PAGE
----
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Oxford University Press launch expanded English-Chinese dictionary

English-Chinese dictionary expands content to bring it up to date with some modern language

PUBLISHED : Friday, 31 May, 2013, 12:00am
UPDATED : Friday, 31 May, 2013, 10:41am

About 1,000 new words and idioms have been added into the latest edition of Oxford University Press' newly updated English-Chinese Dictionary.

The Oxford Advanced Learner's English-Chinese Dictionary released its eighth edition, complete with an interactive step-by-step writing guide on a CD-Rom.

Newly added words include "Skype", "smartphone", "micro blogging" and more technology and computing related terms - one of the four categories which saw significant increase in new words, said publishing manager of the dictionaries publishing division Franky Lau Ho-yin.

The other three categories are business and finance, environment and life-style. New words in these segments include "ponzi scheme", "risk assessment", "carbon footprint", "carbon credit", "work-life balance" and "me-time". The four categories take up around 60 per cent of the new words and idioms.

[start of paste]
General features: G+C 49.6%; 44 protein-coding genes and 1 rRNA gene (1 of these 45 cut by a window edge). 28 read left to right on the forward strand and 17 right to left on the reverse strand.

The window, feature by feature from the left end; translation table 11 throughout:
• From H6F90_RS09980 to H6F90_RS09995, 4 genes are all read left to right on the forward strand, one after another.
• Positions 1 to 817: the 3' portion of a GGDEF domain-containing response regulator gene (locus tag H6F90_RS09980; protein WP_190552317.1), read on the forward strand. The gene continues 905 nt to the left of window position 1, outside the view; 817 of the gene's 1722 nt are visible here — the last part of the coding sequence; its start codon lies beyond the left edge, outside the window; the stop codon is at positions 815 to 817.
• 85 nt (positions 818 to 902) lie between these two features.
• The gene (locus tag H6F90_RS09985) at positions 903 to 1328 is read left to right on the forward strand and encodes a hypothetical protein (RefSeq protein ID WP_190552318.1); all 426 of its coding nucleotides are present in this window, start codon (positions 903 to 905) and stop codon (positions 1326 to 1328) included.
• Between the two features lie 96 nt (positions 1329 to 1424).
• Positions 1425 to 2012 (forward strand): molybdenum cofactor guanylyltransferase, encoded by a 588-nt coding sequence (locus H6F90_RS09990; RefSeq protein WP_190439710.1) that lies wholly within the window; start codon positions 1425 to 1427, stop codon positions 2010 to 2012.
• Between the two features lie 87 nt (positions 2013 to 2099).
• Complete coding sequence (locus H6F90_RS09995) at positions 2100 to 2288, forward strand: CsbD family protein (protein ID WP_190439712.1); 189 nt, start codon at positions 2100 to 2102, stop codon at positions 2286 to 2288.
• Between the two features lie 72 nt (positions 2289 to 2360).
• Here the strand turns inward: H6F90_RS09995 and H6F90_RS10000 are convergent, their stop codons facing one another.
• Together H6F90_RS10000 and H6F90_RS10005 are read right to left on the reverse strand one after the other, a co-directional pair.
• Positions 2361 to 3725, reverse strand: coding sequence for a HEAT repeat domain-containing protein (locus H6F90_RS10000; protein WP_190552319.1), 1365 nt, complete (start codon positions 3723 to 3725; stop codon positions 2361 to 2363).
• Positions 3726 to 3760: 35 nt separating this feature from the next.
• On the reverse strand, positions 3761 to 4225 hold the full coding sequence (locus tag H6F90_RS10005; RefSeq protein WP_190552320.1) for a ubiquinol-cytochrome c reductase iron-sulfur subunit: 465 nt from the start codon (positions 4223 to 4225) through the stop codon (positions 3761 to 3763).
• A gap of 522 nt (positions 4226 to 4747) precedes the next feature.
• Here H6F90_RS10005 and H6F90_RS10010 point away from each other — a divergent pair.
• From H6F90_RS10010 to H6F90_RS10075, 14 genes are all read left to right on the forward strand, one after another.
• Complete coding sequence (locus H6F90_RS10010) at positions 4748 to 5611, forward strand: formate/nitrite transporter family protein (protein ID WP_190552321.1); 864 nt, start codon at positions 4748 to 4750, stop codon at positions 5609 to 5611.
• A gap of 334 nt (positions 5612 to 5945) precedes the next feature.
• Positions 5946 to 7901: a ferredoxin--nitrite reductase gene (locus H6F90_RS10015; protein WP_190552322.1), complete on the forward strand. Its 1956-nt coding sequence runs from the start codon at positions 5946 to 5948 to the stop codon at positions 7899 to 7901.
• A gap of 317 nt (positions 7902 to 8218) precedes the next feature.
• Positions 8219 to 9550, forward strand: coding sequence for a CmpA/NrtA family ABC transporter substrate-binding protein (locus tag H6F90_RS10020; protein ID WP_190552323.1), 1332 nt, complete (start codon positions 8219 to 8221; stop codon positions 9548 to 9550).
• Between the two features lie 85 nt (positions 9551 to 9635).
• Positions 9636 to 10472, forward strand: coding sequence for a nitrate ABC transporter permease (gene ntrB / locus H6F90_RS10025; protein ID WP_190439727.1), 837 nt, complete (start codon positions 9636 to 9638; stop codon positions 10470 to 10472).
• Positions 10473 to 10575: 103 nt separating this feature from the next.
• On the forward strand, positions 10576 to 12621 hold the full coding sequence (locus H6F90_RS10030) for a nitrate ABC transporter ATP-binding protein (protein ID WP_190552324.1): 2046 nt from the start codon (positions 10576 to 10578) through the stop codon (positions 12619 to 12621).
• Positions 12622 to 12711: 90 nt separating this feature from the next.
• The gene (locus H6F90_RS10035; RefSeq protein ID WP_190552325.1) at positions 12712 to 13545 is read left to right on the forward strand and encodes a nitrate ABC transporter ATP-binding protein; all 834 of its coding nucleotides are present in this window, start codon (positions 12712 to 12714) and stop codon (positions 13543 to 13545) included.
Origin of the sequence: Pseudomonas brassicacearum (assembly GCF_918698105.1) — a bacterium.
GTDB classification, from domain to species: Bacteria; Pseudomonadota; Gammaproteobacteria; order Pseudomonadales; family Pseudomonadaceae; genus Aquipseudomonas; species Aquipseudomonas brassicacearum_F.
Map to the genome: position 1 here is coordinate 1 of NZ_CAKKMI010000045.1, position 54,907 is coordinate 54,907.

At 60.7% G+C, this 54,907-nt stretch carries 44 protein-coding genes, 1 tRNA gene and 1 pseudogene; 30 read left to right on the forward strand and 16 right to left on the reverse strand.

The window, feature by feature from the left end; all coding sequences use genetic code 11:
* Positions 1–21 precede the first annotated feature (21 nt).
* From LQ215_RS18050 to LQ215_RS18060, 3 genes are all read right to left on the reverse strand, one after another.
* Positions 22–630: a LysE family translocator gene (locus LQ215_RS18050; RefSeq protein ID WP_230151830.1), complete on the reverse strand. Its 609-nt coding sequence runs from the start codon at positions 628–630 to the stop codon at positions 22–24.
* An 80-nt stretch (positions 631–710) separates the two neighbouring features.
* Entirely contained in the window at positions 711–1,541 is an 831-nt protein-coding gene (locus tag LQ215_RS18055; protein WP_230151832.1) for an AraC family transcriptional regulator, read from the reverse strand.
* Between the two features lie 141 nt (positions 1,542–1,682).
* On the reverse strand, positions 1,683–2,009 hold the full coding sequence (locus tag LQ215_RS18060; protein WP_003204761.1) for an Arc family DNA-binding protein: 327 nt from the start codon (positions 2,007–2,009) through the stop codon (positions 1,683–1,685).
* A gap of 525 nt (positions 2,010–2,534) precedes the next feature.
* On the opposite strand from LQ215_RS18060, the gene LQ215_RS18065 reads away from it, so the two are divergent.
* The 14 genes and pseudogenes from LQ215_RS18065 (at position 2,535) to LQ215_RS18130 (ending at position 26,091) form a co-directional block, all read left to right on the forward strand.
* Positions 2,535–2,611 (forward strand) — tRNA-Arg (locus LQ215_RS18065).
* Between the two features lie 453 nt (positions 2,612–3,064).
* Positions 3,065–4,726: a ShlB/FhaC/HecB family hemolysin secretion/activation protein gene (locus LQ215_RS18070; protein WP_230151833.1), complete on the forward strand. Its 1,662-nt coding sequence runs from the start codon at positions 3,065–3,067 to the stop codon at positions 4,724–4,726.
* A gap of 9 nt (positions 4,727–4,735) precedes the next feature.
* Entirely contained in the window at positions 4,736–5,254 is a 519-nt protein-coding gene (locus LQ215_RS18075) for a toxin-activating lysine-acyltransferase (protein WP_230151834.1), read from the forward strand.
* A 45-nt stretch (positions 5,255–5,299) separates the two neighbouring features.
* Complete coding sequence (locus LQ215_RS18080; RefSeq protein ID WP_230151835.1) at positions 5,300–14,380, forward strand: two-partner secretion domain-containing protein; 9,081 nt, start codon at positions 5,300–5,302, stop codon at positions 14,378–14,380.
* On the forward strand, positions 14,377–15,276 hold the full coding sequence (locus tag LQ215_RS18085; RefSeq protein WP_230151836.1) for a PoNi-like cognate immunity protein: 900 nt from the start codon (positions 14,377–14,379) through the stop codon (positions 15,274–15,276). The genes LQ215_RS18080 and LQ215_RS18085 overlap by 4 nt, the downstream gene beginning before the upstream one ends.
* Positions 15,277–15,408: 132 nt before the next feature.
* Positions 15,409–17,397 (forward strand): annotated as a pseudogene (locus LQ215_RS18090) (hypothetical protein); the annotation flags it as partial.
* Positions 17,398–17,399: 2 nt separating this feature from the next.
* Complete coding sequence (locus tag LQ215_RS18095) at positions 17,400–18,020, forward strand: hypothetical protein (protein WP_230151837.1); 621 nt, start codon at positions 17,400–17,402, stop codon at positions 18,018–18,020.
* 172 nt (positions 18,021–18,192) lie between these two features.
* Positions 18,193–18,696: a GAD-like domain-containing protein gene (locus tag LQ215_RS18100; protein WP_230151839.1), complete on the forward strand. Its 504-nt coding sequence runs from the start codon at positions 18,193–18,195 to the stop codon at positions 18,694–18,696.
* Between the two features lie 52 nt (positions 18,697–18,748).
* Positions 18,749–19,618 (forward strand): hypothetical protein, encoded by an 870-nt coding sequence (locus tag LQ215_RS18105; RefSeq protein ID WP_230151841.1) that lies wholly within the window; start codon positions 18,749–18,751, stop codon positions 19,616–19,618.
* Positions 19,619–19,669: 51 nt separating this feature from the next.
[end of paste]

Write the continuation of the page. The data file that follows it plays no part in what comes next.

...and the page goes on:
Lau said the dictionary also included popular terms like "wag"- which stands for "wives and girlfriends" of famous men especially sportsmen, but said only words which were likely to stay in use were included.

"Words are picked by how often they appear [in various databases], but also if they appear over a sustainable period of time," he said.

For example, words related to a certain media-reported scandal, which were rarely used once the scandal subsided would not be included.

OUP's regional managing director Ben Mak Ka-lung said while the dictionary industry had seen a decline in business in recent years, due to the convenience of internet dictionaries and translators, OUP's dictionaries had been able to maintain average sales of three million copies per year.

"There is still a need for good quality and well-recognised dictionaries," Mak said.

"We've seen fewer casual users, and more serious users." Mak believed that the "iWriter" writing guide, targeted especially at helping Chinese speakers to improve their writing, also made the dictionary a good tool for English-learning.

The newest edition has more than 185,000 words and idioms, and more than 2,600 pages.

 

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